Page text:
My telescope is Arsenal - Synta 70/700 AZ2 (refractor model). 140x max zoom (10 mm with Barlow). I could clearly see Jupiter and Saturn in color. I even saw brown stripes on Jupiter. Yet, when I tried looking at Venus and Mars they appeared pure white, totally washed out by the Sun. I was observing about hour before sunrise.

Is there a way to see them in true color with my current tech? Maybe they could be seen only at certain dates? Or maybe I need some filters?


1 Answer 1


You are seeing them in color, it's an issue of the mechanics of your eyes. Eyes are made of rods and cones, cones seeing color, rods seeing greyscale. When you are looking through a telescope, your eye adapts to the low light conditions and the rods dominate the sensitivity.

Jupiter appears much larger than both Mars and Venus, so your eye does not adapt as much and the cones relay more information, allowing you to perceive more color for both it and Saturn (which is also larger than both Venus and Mars in our sky).

That said, Mars through a telescope, to me, appears a bright orange. Venus, to me, is indistinguishable from white, though it should look more of a pale yellow since that is its color in visible light.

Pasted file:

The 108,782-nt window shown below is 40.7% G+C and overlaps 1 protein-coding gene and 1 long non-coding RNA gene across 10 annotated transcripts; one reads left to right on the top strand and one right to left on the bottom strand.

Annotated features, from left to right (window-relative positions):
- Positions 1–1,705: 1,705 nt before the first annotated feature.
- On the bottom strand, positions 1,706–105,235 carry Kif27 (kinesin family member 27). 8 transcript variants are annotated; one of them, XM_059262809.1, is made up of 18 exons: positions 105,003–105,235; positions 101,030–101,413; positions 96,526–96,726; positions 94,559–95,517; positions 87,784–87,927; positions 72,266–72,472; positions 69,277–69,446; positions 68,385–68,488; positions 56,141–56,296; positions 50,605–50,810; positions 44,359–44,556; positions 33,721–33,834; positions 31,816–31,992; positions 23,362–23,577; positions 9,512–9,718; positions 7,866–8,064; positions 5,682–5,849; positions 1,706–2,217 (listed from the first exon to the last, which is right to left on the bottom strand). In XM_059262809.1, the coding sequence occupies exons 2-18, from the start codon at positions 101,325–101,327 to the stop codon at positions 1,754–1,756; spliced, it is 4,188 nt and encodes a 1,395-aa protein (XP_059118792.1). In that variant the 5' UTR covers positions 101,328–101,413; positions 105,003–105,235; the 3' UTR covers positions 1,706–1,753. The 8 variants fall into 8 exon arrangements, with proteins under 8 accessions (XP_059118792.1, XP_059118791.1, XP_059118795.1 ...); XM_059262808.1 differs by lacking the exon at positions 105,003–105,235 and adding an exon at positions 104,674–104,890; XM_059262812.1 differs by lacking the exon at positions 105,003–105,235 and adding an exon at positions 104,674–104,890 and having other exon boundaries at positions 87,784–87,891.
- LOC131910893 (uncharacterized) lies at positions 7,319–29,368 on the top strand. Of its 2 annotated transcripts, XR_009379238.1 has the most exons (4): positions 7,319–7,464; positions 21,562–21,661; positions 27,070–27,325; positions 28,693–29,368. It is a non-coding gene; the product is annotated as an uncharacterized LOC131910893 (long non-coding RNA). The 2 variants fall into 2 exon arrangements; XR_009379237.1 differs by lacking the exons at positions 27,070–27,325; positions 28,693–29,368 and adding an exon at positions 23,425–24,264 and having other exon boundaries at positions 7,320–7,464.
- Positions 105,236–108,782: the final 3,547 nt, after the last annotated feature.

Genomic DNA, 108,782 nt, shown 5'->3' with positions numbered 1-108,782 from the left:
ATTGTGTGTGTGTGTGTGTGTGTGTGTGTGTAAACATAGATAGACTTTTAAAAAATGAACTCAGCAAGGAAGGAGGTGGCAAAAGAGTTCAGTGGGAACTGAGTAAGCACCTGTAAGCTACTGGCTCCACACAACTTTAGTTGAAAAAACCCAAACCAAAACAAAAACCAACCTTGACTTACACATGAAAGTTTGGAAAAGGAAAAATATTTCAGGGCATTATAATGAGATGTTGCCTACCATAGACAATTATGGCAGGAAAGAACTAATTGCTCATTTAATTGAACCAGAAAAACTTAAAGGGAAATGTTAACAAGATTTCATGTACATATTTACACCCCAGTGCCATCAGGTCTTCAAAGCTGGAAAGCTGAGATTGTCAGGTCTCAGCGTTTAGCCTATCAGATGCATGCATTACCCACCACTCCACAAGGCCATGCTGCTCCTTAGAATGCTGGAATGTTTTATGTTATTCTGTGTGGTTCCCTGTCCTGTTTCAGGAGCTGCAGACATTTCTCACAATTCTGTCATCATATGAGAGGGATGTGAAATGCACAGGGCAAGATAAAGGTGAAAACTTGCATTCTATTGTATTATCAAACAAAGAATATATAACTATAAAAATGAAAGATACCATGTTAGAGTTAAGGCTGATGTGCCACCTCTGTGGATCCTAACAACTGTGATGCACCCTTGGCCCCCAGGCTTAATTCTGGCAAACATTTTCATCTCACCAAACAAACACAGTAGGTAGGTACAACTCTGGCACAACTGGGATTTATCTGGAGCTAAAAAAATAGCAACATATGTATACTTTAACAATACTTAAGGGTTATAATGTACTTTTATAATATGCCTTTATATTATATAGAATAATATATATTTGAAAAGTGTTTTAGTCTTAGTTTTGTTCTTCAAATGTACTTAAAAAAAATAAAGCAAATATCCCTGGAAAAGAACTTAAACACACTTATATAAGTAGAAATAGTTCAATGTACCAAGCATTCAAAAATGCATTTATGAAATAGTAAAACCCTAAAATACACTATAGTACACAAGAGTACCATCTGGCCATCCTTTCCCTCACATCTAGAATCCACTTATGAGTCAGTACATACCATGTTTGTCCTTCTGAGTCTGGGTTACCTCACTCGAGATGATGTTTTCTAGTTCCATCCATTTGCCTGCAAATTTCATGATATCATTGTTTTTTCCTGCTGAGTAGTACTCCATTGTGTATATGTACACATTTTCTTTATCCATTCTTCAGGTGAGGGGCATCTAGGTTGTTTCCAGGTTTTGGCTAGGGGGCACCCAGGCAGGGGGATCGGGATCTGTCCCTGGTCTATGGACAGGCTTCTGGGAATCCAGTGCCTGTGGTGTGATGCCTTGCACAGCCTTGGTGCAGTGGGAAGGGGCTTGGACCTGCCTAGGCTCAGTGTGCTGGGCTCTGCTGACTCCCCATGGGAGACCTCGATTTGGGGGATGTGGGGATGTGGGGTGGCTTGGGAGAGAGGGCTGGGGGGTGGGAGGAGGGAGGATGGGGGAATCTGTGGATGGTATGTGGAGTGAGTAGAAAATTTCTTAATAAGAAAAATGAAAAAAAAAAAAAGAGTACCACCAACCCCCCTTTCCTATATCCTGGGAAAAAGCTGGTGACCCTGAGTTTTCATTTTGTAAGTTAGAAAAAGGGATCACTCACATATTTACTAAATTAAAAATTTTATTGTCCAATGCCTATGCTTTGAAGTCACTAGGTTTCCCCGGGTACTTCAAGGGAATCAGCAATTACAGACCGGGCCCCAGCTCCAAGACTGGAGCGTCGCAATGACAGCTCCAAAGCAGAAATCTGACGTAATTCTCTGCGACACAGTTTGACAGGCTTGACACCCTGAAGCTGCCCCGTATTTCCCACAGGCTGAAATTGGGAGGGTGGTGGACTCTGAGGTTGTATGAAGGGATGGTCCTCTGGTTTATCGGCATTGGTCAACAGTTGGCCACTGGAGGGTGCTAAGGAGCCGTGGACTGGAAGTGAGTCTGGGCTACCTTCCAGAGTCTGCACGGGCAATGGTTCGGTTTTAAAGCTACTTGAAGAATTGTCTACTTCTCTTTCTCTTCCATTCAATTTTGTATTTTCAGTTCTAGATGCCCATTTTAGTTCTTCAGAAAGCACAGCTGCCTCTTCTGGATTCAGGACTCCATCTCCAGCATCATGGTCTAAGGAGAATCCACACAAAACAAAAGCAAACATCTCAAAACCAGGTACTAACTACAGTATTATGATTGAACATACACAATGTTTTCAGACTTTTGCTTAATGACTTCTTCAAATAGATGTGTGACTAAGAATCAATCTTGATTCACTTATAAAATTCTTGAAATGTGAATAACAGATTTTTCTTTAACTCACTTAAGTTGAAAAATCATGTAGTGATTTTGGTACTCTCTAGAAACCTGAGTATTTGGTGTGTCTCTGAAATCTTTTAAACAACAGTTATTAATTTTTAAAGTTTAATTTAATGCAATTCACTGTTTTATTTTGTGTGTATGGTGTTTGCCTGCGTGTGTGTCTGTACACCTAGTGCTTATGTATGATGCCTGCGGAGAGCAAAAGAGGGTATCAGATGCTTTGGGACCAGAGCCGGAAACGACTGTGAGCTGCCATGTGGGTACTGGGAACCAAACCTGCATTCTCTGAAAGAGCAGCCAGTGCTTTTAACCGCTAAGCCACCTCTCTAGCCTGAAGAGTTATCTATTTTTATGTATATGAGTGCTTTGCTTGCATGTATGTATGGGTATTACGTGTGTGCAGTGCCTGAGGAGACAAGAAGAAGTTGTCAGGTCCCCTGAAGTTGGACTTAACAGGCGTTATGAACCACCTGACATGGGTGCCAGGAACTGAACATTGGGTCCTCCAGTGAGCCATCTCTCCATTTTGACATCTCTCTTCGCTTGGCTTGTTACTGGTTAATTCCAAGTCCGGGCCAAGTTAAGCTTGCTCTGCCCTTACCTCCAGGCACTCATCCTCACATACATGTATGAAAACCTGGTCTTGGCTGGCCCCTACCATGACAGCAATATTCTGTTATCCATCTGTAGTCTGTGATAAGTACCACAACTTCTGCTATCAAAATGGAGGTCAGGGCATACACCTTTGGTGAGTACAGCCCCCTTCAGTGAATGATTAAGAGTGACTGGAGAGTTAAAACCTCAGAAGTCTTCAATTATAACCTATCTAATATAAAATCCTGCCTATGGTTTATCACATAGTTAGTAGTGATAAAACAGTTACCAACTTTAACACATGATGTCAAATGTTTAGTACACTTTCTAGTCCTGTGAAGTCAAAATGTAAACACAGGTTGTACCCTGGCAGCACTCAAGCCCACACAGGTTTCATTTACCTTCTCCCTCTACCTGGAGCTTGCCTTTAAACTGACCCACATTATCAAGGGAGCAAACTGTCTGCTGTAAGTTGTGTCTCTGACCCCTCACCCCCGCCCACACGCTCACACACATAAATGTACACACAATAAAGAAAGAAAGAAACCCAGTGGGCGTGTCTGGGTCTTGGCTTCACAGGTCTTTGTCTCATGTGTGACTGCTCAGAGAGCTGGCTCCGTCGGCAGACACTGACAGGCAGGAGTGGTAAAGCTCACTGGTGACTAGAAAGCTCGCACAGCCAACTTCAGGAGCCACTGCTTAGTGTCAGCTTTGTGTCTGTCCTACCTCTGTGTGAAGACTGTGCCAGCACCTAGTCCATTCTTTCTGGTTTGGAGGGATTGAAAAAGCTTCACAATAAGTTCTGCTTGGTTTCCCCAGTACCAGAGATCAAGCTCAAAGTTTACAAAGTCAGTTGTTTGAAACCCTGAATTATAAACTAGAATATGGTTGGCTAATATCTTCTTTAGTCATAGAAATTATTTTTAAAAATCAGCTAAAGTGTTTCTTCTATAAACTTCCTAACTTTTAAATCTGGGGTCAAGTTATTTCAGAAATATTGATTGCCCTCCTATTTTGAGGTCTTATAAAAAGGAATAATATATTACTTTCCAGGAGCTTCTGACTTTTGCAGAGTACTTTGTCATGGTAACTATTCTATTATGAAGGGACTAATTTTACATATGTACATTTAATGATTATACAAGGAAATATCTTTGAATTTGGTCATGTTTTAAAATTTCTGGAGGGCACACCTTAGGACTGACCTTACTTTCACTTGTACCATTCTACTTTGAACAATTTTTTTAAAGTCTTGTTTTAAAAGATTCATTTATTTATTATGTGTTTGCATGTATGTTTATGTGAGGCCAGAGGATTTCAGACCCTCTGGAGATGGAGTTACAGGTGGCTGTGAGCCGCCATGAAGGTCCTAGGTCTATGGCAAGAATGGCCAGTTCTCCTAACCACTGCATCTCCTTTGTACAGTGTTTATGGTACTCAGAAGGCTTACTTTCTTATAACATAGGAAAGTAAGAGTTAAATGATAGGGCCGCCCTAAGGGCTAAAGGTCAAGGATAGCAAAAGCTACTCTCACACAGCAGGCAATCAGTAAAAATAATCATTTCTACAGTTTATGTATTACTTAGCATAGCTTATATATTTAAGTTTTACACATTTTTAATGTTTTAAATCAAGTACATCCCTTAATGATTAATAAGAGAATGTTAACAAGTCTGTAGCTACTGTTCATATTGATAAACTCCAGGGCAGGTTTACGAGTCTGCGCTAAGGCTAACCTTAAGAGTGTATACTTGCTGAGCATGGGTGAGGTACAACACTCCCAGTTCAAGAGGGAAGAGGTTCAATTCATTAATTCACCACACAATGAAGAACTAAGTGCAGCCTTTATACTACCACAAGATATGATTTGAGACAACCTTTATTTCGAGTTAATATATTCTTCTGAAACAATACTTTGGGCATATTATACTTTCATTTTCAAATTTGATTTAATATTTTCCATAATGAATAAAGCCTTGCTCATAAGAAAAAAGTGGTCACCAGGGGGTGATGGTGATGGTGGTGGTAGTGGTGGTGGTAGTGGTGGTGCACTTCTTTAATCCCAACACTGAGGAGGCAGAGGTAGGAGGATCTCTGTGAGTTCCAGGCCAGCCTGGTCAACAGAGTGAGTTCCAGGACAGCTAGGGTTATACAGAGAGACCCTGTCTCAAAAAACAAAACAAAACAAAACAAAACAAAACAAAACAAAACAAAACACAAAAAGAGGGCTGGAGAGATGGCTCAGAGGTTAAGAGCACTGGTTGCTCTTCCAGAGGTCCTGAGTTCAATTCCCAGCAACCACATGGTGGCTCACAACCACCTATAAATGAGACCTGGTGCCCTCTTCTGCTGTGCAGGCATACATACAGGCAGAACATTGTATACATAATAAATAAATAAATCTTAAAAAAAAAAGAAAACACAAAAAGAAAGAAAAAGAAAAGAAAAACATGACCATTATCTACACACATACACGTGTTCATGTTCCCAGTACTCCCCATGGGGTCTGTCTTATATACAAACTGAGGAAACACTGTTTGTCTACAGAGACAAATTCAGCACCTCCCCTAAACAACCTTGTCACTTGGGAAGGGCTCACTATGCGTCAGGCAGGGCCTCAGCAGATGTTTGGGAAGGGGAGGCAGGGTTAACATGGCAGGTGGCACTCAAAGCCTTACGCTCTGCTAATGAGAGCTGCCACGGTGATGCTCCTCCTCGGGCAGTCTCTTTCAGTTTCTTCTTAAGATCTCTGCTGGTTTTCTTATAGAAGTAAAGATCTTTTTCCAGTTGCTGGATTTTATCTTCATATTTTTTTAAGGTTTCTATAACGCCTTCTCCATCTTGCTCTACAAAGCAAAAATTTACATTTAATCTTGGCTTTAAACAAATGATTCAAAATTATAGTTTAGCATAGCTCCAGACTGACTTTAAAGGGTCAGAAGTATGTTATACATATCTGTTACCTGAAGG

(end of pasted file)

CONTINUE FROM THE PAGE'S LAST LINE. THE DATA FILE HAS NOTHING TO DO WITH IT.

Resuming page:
You could try looking when the sky is darker, for Mars is visible in the middle of the night. It's possible that the blue of the sky is affecting your color perception, too. Venus is always a morning or evening object, so you should try looking at it just a little after it has risen (looking at it just as it rises will result in atmosphere issues).

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    $\begingroup$ Also, wait till Autumn 2020 when Mars will be closer, but even then it is a very small body. (at opposition mid october) $\endgroup$
    – James K
    Aug 12, 2020 at 6:56
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    $\begingroup$ Those atmosphere issues can be very noticeable. When Venus is close to the horizon, it can be quite red or at least orange, just like the Sun or Moon. $\endgroup$
    – PM 2Ring
    Aug 12, 2020 at 11:57
  • $\begingroup$ Hm, I initially though that this is due to Sun's light being too bright on the Mars, I.E. Mars reflects too much light too see color... But if things that you say is the case... Maybe i can just shine some white torchlight at the ground and then quickly look at Mars (so my cones would be activated briefly)? $\endgroup$ Aug 13, 2020 at 8:47

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